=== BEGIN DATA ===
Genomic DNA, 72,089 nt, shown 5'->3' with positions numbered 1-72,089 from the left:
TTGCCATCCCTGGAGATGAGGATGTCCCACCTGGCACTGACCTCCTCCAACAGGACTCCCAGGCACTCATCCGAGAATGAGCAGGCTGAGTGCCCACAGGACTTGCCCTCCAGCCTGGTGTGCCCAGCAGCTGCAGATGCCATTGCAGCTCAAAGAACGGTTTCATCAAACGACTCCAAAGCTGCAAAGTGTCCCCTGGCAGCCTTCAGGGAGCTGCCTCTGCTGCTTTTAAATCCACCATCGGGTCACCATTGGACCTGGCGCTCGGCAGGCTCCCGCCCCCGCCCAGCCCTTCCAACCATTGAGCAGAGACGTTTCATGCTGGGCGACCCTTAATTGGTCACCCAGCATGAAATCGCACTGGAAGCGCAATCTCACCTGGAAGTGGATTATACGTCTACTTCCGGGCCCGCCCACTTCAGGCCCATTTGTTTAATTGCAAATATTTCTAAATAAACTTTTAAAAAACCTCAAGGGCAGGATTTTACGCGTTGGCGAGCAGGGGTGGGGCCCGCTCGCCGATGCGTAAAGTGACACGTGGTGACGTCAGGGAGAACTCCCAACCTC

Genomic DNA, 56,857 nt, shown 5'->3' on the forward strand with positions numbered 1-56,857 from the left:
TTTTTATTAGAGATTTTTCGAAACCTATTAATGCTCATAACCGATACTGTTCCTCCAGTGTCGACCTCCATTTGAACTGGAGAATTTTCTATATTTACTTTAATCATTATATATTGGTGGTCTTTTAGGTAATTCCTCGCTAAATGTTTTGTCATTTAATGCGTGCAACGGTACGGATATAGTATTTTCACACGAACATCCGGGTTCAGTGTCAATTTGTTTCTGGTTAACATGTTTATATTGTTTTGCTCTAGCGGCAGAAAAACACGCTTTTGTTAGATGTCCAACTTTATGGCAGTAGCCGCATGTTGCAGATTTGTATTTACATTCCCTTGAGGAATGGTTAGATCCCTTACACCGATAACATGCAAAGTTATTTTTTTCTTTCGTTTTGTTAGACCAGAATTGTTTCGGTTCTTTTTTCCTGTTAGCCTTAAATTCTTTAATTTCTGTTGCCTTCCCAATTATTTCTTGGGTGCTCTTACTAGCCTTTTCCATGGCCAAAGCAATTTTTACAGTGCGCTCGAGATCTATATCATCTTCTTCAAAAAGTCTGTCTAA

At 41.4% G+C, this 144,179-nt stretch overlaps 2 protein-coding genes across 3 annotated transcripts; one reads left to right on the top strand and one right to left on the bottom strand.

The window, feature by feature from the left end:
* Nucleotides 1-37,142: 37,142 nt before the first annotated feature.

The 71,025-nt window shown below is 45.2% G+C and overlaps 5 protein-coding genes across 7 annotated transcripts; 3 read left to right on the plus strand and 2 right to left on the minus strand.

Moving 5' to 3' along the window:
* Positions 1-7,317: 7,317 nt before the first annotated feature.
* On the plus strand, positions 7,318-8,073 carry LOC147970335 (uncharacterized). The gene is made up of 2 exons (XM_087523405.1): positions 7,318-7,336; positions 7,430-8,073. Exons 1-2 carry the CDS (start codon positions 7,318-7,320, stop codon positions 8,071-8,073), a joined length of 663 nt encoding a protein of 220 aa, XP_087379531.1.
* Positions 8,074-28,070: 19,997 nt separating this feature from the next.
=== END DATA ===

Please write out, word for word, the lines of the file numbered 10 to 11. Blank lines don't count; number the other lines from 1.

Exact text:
* Positions 1-7,317: 7,317 nt before the first annotated feature.
* On the plus strand, positions 7,318-8,073 carry LOC147970335 (uncharacterized). The gene is made up of 2 exons (XM_087523405.1): positions 7,318-7,336; positions 7,430-8,073. Exons 1-2 carry the CDS (start codon positions 7,318-7,320, stop codon positions 8,071-8,073), a joined length of 663 nt encoding a protein of 220 aa, XP_087379531.1.